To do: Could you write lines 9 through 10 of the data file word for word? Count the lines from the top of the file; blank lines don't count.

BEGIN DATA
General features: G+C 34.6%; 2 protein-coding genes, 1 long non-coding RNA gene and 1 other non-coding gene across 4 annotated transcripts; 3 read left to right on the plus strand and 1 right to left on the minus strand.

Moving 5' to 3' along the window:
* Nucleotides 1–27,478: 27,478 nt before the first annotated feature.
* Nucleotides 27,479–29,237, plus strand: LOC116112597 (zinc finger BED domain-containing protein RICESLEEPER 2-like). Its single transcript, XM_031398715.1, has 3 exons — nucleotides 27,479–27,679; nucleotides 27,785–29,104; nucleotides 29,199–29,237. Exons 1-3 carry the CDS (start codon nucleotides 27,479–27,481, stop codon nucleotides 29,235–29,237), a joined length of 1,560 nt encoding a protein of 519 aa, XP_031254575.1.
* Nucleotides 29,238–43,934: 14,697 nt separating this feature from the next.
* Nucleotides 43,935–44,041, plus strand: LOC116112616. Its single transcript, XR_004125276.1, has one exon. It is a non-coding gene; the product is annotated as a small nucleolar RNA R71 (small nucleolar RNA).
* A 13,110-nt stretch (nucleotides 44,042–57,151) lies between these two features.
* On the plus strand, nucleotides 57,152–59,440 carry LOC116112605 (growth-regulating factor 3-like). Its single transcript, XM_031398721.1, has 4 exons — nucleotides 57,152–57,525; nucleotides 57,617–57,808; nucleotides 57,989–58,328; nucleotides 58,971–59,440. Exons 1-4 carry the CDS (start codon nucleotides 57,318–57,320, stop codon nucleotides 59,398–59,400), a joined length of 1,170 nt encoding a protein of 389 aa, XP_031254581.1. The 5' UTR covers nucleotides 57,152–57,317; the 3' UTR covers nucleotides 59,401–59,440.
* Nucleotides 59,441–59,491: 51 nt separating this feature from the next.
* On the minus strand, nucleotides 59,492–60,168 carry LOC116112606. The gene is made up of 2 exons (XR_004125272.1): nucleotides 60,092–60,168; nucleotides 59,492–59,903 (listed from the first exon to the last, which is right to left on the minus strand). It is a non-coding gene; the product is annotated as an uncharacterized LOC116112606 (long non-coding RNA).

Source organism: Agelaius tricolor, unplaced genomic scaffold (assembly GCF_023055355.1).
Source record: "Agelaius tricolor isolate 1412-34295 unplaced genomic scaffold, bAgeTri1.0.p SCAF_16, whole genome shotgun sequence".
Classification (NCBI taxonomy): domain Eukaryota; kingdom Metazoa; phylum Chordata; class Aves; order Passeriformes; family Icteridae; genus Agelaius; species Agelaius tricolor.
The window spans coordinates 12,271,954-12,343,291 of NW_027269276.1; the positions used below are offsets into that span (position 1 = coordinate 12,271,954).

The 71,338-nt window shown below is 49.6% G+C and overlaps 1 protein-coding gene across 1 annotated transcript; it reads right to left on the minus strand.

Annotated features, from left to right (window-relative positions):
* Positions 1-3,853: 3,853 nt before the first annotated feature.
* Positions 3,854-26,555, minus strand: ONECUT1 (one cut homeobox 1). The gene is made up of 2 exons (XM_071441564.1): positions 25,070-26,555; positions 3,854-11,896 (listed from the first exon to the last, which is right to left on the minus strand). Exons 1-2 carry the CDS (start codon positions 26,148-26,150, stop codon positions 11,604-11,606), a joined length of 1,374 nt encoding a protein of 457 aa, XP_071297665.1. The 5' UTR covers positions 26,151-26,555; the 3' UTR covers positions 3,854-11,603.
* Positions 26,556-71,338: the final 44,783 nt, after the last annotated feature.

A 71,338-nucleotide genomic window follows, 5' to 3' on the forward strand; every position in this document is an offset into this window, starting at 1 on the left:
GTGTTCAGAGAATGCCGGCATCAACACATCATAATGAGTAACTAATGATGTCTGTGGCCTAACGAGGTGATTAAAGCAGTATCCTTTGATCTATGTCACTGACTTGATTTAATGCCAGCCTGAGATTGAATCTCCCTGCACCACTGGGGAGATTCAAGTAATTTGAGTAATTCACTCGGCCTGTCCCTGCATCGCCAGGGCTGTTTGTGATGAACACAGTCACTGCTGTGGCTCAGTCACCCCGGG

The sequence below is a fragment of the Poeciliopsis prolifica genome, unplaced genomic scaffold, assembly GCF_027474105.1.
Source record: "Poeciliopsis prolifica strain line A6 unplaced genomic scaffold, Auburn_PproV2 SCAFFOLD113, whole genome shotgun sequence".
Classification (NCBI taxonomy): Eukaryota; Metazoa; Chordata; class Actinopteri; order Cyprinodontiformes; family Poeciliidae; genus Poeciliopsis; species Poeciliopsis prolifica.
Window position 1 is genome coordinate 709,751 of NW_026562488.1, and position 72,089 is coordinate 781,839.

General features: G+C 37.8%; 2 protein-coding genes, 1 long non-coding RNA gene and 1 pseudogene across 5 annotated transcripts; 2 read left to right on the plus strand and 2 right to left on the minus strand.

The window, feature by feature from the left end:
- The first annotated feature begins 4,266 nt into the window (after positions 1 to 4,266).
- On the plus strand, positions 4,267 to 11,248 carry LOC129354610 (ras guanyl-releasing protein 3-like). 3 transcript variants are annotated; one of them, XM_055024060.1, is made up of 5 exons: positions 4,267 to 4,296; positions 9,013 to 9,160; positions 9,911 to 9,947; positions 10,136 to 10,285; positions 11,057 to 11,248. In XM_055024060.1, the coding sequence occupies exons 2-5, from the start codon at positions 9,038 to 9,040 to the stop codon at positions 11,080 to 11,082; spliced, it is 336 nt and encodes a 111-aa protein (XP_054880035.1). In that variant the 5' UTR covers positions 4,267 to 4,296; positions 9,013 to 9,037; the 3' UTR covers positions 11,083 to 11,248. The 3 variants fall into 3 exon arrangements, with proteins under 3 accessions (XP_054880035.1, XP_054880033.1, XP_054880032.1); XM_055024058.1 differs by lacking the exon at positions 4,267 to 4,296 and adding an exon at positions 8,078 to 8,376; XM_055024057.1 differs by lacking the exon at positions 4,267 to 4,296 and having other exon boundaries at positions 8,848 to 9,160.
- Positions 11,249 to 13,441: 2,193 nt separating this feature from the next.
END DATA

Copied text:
* Nucleotides 59,441–59,491: 51 nt separating this feature from the next.
* On the minus strand, nucleotides 59,492–60,168 carry LOC116112606. The gene is made up of 2 exons (XR_004125272.1): nucleotides 60,092–60,168; nucleotides 59,492–59,903 (listed from the first exon to the last, which is right to left on the minus strand). It is a non-coding gene; the product is annotated as an uncharacterized LOC116112606 (long non-coding RNA).